Addressing Race, Class and Gender Disparity in Design

Many examples of "social awareness" in design fail to challenge the "status quo" -- they seek to merelymake the current system work more smoothly, rather than address structural problems of the system itself.

Examples of extremely difficult structural problems:

1) The percentage of National Income (the value generated by taking raw materials and labor worth X dollars and selling the resulting product for X+value dollars) that goes to the salary of workers has been dropping rapidly since the 1970s. The economy is booming, but that means little to Joe Sixpack.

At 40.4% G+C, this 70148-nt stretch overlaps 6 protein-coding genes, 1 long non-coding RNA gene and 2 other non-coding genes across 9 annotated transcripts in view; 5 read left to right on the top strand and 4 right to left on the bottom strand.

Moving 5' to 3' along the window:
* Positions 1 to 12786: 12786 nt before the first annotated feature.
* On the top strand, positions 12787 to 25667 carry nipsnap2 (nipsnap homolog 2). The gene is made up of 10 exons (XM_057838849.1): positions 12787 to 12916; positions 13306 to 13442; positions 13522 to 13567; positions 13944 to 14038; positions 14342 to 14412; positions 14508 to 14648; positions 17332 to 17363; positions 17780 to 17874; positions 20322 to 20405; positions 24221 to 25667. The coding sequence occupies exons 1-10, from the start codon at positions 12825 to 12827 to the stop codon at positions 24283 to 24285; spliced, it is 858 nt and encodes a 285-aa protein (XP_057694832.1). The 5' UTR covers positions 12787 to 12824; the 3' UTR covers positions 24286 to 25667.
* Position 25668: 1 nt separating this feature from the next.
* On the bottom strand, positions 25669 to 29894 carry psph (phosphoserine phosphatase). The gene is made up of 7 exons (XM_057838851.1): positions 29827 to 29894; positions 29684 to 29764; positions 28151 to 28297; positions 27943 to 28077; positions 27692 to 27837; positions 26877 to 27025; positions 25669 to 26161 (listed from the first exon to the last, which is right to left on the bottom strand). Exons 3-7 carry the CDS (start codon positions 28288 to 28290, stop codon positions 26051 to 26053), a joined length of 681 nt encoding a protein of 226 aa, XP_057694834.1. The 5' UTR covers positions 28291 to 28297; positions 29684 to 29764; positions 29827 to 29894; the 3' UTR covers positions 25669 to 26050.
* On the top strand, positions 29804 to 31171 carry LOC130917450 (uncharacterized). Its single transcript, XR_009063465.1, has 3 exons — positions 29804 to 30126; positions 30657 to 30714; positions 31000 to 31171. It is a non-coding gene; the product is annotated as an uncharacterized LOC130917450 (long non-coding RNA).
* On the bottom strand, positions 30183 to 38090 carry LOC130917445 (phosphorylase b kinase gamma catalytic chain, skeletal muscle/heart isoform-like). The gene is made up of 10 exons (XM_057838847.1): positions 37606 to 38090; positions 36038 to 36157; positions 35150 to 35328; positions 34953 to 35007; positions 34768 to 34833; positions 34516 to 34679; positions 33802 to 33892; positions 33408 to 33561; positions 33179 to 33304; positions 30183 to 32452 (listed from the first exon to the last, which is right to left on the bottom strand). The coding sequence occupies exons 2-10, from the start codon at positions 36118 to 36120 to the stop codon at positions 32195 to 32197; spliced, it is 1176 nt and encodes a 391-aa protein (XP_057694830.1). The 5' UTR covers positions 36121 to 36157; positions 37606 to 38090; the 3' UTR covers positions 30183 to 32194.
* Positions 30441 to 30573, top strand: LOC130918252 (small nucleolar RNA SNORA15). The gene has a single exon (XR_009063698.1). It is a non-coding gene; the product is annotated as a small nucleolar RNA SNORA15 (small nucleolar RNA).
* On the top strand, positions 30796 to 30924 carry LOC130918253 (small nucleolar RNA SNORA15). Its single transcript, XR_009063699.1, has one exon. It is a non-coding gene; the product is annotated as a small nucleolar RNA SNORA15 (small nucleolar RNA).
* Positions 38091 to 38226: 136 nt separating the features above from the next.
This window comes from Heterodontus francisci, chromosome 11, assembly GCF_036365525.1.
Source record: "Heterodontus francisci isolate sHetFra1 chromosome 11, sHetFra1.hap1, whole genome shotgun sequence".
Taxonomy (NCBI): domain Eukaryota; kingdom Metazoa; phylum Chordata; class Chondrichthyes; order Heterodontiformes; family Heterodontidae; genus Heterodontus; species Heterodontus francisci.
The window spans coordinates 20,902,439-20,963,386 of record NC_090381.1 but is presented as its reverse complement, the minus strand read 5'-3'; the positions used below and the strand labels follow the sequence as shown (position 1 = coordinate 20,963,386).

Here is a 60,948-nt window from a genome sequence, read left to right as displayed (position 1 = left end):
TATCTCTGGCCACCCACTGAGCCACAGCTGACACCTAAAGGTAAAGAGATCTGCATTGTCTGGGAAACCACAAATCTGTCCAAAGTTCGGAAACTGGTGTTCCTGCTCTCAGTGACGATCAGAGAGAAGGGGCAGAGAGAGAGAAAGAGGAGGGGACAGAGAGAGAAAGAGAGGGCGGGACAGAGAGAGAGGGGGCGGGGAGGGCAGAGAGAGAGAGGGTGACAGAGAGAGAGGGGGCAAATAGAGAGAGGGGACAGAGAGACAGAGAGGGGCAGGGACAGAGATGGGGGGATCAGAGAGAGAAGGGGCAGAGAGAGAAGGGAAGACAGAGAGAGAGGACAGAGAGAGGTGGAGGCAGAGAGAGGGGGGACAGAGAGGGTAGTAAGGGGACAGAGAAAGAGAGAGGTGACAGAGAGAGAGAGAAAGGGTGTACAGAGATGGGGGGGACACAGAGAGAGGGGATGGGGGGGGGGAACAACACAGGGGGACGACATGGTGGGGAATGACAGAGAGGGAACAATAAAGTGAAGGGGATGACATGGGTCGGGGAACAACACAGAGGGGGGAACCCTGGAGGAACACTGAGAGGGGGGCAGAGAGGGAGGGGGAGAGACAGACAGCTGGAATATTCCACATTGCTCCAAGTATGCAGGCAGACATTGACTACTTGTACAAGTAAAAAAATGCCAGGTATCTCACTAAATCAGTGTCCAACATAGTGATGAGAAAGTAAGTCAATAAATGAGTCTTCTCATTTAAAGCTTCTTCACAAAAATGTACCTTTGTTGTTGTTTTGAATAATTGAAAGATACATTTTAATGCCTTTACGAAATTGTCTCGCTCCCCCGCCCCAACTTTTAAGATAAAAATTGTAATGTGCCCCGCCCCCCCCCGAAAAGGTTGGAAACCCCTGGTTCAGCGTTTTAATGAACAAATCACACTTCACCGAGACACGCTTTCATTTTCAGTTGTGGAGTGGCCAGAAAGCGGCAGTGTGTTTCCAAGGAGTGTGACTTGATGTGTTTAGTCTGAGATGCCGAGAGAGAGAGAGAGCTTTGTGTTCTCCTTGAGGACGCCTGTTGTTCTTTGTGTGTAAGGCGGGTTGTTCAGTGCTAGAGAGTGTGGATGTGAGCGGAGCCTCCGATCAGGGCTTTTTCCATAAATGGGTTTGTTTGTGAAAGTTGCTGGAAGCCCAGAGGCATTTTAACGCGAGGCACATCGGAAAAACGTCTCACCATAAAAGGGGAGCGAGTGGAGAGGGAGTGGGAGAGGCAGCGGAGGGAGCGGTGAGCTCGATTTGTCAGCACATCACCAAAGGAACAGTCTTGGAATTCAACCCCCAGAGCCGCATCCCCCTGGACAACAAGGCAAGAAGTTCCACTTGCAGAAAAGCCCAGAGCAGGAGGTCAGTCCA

2) When we look at income by gender and ethnicity, we see great disparity: white males make the most money, women of all ethnic groups make less, black women make less than white women, etc.

3) Looking at race, class and gender, we can see a direct correlation between socio-economic disparity and education

Educational technologies offer one way in which design can make an intervention into such difficult structural problems

(there are hundreds of others--including disability design and green design!)